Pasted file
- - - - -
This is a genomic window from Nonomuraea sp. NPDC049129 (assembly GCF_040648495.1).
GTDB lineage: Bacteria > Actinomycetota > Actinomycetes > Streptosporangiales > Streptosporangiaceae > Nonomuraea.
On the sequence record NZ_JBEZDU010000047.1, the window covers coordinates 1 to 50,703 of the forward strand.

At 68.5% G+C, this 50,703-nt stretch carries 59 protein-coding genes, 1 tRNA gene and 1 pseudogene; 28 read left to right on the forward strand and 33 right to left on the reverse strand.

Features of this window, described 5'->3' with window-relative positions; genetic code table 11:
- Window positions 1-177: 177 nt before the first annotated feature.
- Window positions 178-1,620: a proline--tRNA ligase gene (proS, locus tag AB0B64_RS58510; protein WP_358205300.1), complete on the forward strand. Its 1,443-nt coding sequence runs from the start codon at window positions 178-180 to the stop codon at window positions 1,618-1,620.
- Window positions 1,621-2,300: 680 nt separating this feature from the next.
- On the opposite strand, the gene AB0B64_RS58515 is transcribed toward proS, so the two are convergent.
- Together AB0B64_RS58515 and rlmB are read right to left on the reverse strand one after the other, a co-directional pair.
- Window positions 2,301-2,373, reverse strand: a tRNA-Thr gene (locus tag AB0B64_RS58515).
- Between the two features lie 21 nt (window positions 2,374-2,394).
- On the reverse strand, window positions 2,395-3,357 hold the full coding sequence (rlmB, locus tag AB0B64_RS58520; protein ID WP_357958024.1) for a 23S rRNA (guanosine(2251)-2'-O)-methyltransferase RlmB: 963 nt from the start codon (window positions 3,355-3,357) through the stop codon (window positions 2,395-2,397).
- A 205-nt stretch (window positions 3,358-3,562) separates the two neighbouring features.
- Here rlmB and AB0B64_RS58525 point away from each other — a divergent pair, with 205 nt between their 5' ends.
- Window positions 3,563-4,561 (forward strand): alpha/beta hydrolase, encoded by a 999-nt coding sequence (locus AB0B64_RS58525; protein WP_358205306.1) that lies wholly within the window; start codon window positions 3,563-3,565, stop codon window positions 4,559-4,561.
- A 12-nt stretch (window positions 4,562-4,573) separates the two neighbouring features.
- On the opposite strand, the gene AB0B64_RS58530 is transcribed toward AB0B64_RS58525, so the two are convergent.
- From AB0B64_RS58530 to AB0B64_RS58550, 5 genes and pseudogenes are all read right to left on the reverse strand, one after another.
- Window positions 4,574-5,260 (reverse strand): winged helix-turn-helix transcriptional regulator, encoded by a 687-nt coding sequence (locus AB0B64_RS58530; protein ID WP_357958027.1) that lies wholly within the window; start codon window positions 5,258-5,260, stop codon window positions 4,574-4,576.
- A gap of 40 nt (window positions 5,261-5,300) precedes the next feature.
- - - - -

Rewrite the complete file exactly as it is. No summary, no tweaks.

This is a genomic window from Nonomuraea sp. NPDC049129 (assembly GCF_040648495.1).
GTDB lineage: Bacteria > Actinomycetota > Actinomycetes > Streptosporangiales > Streptosporangiaceae > Nonomuraea.
On the sequence record NZ_JBEZDU010000047.1, the window covers coordinates 1 to 50,703 of the forward strand.

At 68.5% G+C, this 50,703-nt stretch carries 59 protein-coding genes, 1 tRNA gene and 1 pseudogene; 28 read left to right on the forward strand and 33 right to left on the reverse strand.

Features of this window, described 5'->3' with window-relative positions; genetic code table 11:
- Window positions 1-177: 177 nt before the first annotated feature.
- Window positions 178-1,620: a proline--tRNA ligase gene (proS, locus tag AB0B64_RS58510; protein WP_358205300.1), complete on the forward strand. Its 1,443-nt coding sequence runs from the start codon at window positions 178-180 to the stop codon at window positions 1,618-1,620.
- Window positions 1,621-2,300: 680 nt separating this feature from the next.
- On the opposite strand, the gene AB0B64_RS58515 is transcribed toward proS, so the two are convergent.
- Together AB0B64_RS58515 and rlmB are read right to left on the reverse strand one after the other, a co-directional pair.
- Window positions 2,301-2,373, reverse strand: a tRNA-Thr gene (locus tag AB0B64_RS58515).
- Between the two features lie 21 nt (window positions 2,374-2,394).
- On the reverse strand, window positions 2,395-3,357 hold the full coding sequence (rlmB, locus tag AB0B64_RS58520; protein ID WP_357958024.1) for a 23S rRNA (guanosine(2251)-2'-O)-methyltransferase RlmB: 963 nt from the start codon (window positions 3,355-3,357) through the stop codon (window positions 2,395-2,397).
- A 205-nt stretch (window positions 3,358-3,562) separates the two neighbouring features.
- Here rlmB and AB0B64_RS58525 point away from each other — a divergent pair, with 205 nt between their 5' ends.
- Window positions 3,563-4,561 (forward strand): alpha/beta hydrolase, encoded by a 999-nt coding sequence (locus AB0B64_RS58525; protein WP_358205306.1) that lies wholly within the window; start codon window positions 3,563-3,565, stop codon window positions 4,559-4,561.
- A 12-nt stretch (window positions 4,562-4,573) separates the two neighbouring features.
- On the opposite strand, the gene AB0B64_RS58530 is transcribed toward AB0B64_RS58525, so the two are convergent.
- From AB0B64_RS58530 to AB0B64_RS58550, 5 genes and pseudogenes are all read right to left on the reverse strand, one after another.
- Window positions 4,574-5,260 (reverse strand): winged helix-turn-helix transcriptional regulator, encoded by a 687-nt coding sequence (locus AB0B64_RS58530; protein ID WP_357958027.1) that lies wholly within the window; start codon window positions 5,258-5,260, stop codon window positions 4,574-4,576.
- A gap of 40 nt (window positions 5,261-5,300) precedes the next feature.